I had something completely different in mind for today, but there’s a blog I read every morning – about football, as it happens (and even though my relationship with football has changed quite a bit over the years, from playing, watching and following it with a fervent, albeit quiet, obsession, and I mean that genuinely because I was, I think, borderline clinically obsessed at one stage…when I was about 15 almost every inch of my bedroom walls were covered with posters of just one Arsenal player, Ian Wright, who I just completely loved, and so invested was I in him getting selected for the 1998 World Cup squad that his fate became somehow entwined with my own, and unless I stood by my bedroom door and nodded to every single poster in a very particular order while whispering a kind of prayer about him staying healthy and successful then his and my lives would suffer, I was convinced, which made leaving my room and then remembering something I’d forgotten, like my school bag or whatever, a proper pain in the arse because I had to go back in to fetch it and go through the whole mad fucking ritual again) but yes, even though my relationship to football has changed somewhat since that strained, compulsive time, in that I no longer play it and hardly ever even watch it nowadays, let alone stand at my door and bow 97 times to the one same idol lest the world fall on my head, I do still enjoy reading a blog about Arsenal each morning.
I’ve come to enjoy it as much for the guy who writes it as for what he writes about. He’s a proper football bloke which isn’t really my thing, but it’s clear he has genuine heart, warmth and humour, and I admire him for having created something from scratch that he loves, and turned it into his life’s work, making a living from it and contributing something joyful and meaningful to loads of people.
That, even if it is about something so trivial, in the grand scheme of things, as football, is totally wonderful isn’t it?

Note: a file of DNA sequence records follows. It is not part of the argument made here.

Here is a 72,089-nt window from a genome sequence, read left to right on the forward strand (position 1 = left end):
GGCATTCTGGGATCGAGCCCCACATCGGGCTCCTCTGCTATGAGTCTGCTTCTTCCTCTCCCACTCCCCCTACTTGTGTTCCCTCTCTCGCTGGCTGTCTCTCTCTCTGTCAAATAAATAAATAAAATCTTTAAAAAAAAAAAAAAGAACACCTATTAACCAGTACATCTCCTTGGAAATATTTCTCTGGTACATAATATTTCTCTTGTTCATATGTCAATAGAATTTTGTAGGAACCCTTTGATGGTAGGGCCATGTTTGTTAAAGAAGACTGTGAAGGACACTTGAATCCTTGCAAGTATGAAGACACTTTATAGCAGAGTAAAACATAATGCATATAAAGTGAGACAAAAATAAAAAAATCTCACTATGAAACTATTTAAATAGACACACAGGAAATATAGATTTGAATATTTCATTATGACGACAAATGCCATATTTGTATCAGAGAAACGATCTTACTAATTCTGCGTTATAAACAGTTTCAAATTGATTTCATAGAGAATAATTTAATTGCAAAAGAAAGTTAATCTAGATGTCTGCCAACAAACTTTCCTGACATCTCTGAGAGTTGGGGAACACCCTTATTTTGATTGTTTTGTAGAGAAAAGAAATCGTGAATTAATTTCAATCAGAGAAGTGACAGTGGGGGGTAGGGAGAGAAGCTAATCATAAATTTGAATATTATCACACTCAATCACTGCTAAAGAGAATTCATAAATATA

To turn your passion into your vocation, your mission into making a living, so that others benefit with you. I believe it’s what the Japanese call ikigai. And it’s got to be the winning lottery ticket, doesn’t it?
This guy’s blog piece today wasn’t about football, not ostensibly, but about his dad who’s just died. And I don’t know the blogger, or his dad, personally in any way but it, unsurprisingly, moved me.
Strangely I dreamt of my dad last night. I dreamt it was his funeral, which also happened to be my school assembly, and my mum who doesn’t drink who might’ve also been my aunt was hunting madly for Chambord, of all things, and all I wanted to do was get out of the packed funeral-school assembly and go back to my hotel room for a nap. I’ve dreamt about my dad a lot recently. And so waking up from another one about him, or his death, to read about the blogger’s dad has me in a somewhat sentimental mood, and made me want to write all this.
It’s made me feel truly grateful to be alive, to be here, to be typing away on my laptop from my bed at 9.30am on a semi-lazy Monday morning before I start my work with the people I work with, whom I’ve come to care about greatly, to be lucky enough to be here, in this life, in this time of truly wondrous choice and luxury and technology and medicine and food and connectivity and complexity and information and education and freedom and tolerance and learning and advancement and experimentation and openness and light rather than in any number of other times and lives that are restricted by and filled with darkness and suffering, and that more and more, despite my own internal noise and nonsense, which we all have to one degree or another, I feel like I’m in possession of my own winning lottery ticket too.
So, may you be well, may you be healthy, may you all be winning the lottery.
Much love to everyone and especially Ian Wright (who never did get selected for the 1998 world cup in the end, but you know what, it all turned out ok anyway),